Nicola Harvey portrait

Written by Nicola Harvey

Nicola Harvey is the founder of Harvey Heals Wellbeing Consultancy. She is a trauma-informed Senior Education & Wellbeing Consultant, Clinical Reflective Practice Supervisor, Trainer & Facilitator, and Published Author. Nicola has worked in a range of settings, supporting educators, young people, parents and professionals, and is passionate about diversity and inclusive practice. To find out more about Nicola and her organisation, go to:

After a well-deserved summer break, students and educators have returned to the classroom. And as we settle back into school routines, there continues to be a focus on mental health and wellbeing.

The impact of the cost-of-living crisis, social disparities, lockdowns, academic performance, and many other factors, continue to take a strain on the wellbeing of students and staff.

According to the Children’s Society’s Good Childhood Report, the likelihood of young people having a mental health problem has increased by 50%, and happiness continues to decline. Now, five children in a classroom of 30 are likely to have a mental health problem. However, despite the statistics, it is becoming harder to access support for children’s mental health and emotional wellbeing.

In addition, Education Support’s 2022 Teacher Wellbeing Index, states 78% of all staff surveyed experienced mental health symptoms due to their work in education. Often related to stress, depression and anxiety, this contributes to the decline in school staff wellbeing.

However, when mental health and wellbeing is at the forefront of a whole school ethos, it can help members of the school community feel valued, psychologically safe, and supported in their surroundings. This is why easily accessible tools and resources promoting positive mental health and wellbeing, need to be available.

To help improve mental health and wellbeing in education, I was invited to produce the content for the A-Z of Mental Health poster on behalf of Optimus Education.

With an inclusive approach, the A to Z of activities outline practical and supportive self-regulation tools for children, young people and adults. I have broken each activity down into small, manageable chunks, tips and advice, to help students and educators feel less overwhelmed, and more equipped to cope with the ups and downs school life. With a mindfulness-based focus, the activities on the poster include:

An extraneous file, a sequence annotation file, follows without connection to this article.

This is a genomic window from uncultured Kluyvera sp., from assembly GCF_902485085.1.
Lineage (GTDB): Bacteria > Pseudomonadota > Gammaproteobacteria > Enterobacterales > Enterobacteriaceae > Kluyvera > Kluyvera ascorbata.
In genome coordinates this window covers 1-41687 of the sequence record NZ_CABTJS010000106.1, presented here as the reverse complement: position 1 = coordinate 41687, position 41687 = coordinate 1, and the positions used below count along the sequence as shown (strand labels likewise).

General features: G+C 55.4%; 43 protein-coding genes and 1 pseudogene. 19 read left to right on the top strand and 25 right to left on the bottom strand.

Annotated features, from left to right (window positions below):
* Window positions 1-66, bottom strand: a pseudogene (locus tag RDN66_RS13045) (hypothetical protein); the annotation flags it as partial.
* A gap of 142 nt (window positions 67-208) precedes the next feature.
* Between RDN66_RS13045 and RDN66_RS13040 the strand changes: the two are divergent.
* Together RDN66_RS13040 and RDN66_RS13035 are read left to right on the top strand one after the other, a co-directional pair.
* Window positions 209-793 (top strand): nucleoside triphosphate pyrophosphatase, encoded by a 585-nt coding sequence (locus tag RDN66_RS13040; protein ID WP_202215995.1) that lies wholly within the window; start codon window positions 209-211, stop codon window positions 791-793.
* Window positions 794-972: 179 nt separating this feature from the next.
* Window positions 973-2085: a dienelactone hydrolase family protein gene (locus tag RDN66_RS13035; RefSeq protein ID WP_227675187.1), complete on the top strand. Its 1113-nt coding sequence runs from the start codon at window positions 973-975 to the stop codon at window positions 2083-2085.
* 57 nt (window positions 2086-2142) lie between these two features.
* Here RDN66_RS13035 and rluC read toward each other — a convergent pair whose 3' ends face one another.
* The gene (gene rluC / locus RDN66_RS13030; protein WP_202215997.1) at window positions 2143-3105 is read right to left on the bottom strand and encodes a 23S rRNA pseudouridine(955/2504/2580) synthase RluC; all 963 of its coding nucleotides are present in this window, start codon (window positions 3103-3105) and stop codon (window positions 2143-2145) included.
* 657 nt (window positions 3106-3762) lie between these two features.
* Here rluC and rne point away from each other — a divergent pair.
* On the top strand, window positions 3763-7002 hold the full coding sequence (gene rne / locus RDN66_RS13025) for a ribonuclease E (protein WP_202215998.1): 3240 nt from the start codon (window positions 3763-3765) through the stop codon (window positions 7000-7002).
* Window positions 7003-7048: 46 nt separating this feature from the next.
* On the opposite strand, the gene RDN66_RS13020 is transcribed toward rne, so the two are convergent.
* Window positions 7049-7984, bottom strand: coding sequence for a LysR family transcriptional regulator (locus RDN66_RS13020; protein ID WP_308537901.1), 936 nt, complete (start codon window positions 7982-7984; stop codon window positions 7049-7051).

• asking for help
  • developing healthy habits
  • improving mood
  • increasing self-esteem.

I am delighted with the response, which has been well received by schools, parents, therapists, and a range of professionals across the UK and abroad. 

The A-Z of Mental Health poster can be used in a variety of ways, including:

  • A calming visual for an anxious student. Ask the student to choose an activity on the poster to help them self-regulate and gradually feel calm.
  • During PSHE, as a whole class starter activity. Each week, progress through one or two activities (letters of the alphabet) for the lesson.
  • In staff meetings or INSETs – choosing an activity from the poster for educators to do as an icebreaker at the beginning of the meeting or to close the session.
  • As a visual guide, prompting students to create their own personalised A-Z posters with helpful activities to support their wellbeing.

Most importantly, as we settle back into school routines after the summer break, the A-Z of Mental Health poster encourages anyone experiencing a range of emotions, to take a break and use the practical mindfulness-based tools to support their wellbeing. 

To download your free copy of the poster, click here.